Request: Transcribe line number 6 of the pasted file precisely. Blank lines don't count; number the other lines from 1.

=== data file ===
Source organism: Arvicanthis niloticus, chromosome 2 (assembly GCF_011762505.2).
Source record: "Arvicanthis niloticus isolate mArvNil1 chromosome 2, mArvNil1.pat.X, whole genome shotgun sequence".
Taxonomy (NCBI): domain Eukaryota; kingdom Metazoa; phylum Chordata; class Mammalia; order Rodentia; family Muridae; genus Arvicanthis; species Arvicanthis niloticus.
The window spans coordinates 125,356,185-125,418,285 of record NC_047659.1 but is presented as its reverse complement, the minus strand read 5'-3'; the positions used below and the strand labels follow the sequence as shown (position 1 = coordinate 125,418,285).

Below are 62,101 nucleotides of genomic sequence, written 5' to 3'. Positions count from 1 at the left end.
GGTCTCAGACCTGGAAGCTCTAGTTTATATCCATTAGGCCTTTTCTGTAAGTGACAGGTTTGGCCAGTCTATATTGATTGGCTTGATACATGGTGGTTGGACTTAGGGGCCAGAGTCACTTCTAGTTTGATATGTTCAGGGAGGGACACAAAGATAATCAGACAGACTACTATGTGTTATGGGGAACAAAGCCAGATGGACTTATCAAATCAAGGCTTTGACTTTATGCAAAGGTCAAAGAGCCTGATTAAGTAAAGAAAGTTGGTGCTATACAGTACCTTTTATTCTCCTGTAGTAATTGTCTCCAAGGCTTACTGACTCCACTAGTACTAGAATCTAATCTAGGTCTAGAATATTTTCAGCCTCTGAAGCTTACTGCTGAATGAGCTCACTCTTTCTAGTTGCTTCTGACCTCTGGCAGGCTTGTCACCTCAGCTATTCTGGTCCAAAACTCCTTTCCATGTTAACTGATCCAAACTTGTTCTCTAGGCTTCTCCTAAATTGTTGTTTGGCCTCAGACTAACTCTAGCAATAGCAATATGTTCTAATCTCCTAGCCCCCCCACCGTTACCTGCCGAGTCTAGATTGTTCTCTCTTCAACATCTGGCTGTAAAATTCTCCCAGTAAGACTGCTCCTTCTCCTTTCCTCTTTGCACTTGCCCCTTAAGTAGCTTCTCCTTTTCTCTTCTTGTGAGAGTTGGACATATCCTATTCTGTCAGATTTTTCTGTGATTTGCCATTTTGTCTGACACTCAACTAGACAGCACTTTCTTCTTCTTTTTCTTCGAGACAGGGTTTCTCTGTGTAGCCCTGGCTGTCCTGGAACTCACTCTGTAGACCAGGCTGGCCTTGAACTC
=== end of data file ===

GGTCTCAGACCTGGAAGCTCTAGTTTATATCCATTAGGCCTTTTCTGTAAGTGACAGGTTTGGCCAGTCTATATTGATTGGCTTGATACATGGTGGTTGGACTTAGGGGCCAGAGTCACTTCTAGTTTGATATGTTCAGGGAGGGACACAAAGATAATCAGACAGACTACTATGTGTTATGGGGAACAAAGCCAGATGGACTTATCAAATCAAGGCTTTGACTTTATGCAAAGGTCAAAGAGCCTGATTAAGTAAAGAAAGTTGGTGCTATACAGTACCTTTTATTCTCCTGTAGTAATTGTCTCCAAGGCTTACTGACTCCACTAGTACTAGAATCTAATCTAGGTCTAGAATATTTTCAGCCTCTGAAGCTTACTGCTGAATGAGCTCACTCTTTCTAGTTGCTTCTGACCTCTGGCAGGCTTGTCACCTCAGCTATTCTGGTCCAAAACTCCTTTCCATGTTAACTGATCCAAACTTGTTCTCTAGGCTTCTCCTAAATTGTTGTTTGGCCTCAGACTAACTCTAGCAATAGCAATATGTTCTAATCTCCTAGCCCCCCCACCGTTACCTGCCGAGTCTAGATTGTTCTCTCTTCAACATCTGGCTGTAAAATTCTCCCAGTAAGACTGCTCCTTCTCCTTTCCTCTTTGCACTTGCCCCTTAAGTAGCTTCTCCTTTTCTCTTCTTGTGAGAGTTGGACATATCCTATTCTGTCAGATTTTTCTGTGATTTGCCATTTTGTCTGACACTCAACTAGACAGCACTTTCTTCTTCTTTTTCTTCGAGACAGGGTTTCTCTGTGTAGCCCTGGCTGTCCTGGAACTCACTCTGTAGACCAGGCTGGCCTTGAACTC